Skip to main content

Speed of Light

· 2 min read

Cover Image

Speed of light is a fundamental constant in the universe. Speed of light in vacuum (c) is same in all inertial reference frames. This is a fundamental postulate of special theory of relativity.

Here's an illustration to explain this concept. Irrespective of the speed of the source of light or the observer, the speed of light is always the same. This is very different compared to other objects in the universe.

For example, if you are in a car moving at 100 km/hr and you throw a ball at 10 km/hr, the speed of the ball as observed by someone outside the car would be 110 km/hr. But this is not the case with light. The speed of light is always the same.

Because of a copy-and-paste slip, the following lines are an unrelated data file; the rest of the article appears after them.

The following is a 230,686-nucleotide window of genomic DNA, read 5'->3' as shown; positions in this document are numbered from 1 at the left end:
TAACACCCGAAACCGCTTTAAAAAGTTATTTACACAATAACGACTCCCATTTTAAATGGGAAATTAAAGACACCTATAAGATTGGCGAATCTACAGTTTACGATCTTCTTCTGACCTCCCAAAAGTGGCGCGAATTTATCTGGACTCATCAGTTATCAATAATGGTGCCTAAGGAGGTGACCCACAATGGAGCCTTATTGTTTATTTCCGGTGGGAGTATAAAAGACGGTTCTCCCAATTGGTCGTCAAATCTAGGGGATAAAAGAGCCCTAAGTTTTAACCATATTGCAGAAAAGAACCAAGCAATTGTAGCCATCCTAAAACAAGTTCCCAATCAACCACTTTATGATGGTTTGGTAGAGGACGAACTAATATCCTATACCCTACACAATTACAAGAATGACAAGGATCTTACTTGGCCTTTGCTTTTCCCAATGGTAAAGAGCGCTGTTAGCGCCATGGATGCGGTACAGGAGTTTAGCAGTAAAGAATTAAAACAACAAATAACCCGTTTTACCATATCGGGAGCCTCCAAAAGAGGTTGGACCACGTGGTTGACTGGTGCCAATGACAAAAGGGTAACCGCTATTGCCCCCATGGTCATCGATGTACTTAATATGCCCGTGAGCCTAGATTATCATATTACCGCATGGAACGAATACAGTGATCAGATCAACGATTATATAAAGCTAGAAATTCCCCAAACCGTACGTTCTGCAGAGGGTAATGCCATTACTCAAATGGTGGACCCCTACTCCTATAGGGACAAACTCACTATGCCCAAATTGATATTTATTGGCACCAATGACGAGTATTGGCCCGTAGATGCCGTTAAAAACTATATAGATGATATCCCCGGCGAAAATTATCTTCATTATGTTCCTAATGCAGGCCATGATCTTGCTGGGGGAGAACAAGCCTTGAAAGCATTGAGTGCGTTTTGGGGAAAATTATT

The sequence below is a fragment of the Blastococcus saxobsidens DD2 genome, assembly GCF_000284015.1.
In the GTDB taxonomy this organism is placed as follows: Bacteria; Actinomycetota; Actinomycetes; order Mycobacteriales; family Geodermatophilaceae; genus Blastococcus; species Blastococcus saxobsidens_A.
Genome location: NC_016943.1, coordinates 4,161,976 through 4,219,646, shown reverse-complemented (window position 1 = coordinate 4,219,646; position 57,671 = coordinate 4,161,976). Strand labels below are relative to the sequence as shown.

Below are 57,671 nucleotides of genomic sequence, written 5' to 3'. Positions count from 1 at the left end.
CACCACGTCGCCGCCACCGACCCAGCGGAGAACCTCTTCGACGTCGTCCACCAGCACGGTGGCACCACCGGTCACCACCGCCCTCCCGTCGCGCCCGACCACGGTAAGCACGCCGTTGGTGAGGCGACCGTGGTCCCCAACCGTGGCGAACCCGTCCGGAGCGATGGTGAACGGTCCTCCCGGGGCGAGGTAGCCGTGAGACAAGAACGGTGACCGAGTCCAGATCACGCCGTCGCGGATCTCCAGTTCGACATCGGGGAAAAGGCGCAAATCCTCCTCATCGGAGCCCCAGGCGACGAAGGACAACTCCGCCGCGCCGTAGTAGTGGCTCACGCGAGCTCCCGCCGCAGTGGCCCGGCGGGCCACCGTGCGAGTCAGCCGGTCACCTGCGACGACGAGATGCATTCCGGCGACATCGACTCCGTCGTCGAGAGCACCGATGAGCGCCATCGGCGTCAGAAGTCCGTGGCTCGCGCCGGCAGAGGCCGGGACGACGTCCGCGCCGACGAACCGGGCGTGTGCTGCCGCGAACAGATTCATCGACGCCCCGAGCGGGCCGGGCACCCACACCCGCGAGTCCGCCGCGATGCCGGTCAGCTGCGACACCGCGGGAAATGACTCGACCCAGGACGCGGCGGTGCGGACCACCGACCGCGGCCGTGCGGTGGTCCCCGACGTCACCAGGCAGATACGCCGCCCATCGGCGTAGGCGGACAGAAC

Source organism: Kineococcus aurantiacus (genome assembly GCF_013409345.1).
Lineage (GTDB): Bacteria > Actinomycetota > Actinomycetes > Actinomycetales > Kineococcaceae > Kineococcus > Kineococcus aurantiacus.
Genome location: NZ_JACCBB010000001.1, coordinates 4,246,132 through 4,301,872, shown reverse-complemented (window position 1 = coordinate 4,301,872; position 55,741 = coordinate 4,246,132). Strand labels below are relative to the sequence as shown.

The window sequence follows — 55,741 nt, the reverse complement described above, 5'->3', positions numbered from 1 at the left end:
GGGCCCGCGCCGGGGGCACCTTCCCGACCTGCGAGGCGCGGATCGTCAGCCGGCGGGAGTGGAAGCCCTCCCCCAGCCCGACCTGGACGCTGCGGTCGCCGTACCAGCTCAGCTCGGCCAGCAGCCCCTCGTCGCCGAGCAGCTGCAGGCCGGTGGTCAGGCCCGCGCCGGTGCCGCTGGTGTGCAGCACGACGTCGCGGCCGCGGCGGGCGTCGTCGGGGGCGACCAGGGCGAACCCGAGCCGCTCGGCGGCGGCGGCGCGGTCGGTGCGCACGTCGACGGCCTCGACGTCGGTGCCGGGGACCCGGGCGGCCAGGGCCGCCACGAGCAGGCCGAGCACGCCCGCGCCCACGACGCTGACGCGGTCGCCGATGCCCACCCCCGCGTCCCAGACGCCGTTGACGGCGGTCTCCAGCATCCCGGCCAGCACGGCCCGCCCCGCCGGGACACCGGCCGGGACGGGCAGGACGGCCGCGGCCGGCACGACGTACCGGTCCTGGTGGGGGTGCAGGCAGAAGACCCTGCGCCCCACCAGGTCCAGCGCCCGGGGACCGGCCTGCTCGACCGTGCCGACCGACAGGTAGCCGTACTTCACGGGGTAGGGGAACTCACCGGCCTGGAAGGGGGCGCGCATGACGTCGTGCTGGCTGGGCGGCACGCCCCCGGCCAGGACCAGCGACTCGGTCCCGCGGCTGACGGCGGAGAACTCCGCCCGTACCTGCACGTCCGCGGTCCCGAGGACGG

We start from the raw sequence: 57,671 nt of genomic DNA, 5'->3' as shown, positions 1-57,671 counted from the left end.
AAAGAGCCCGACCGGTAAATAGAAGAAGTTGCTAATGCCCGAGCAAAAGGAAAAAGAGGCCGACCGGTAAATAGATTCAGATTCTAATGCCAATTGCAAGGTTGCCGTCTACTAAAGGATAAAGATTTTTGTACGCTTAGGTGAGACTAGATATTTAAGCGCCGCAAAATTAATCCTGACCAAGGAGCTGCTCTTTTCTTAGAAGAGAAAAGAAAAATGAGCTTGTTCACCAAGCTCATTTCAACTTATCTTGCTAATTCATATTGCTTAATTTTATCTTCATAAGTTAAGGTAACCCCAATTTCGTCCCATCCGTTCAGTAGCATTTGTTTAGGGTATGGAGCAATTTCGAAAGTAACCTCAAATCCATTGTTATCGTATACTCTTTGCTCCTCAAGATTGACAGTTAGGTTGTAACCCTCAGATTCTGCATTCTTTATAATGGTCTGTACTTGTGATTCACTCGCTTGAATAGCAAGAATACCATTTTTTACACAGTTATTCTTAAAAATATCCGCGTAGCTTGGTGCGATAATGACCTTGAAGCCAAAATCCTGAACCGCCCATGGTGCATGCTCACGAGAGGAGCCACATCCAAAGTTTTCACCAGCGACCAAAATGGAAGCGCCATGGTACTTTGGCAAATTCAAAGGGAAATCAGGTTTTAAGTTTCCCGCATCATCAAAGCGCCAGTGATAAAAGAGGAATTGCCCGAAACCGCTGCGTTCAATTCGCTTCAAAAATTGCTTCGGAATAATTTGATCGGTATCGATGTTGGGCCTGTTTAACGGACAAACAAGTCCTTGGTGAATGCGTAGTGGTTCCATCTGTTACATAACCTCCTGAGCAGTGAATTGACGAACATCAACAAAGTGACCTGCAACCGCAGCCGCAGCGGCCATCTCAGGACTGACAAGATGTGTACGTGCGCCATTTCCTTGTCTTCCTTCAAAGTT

Why this is the case is a "mystery". But this has been confirmed by numerous experiments most famously by Michelson-Morley experiment.

You can consider it as a speed of casuality. Anything which affects anything else in the universe is limited by the speed of light.

What would be interesting to ponder is : How would physics be different if those rules were slightly different? e.g If c was a slightly smaller number? What if c was millions of light years per second?

So much of what we experience in this universe depends on values of these fundamental constants. What the world would have looked like if they were different?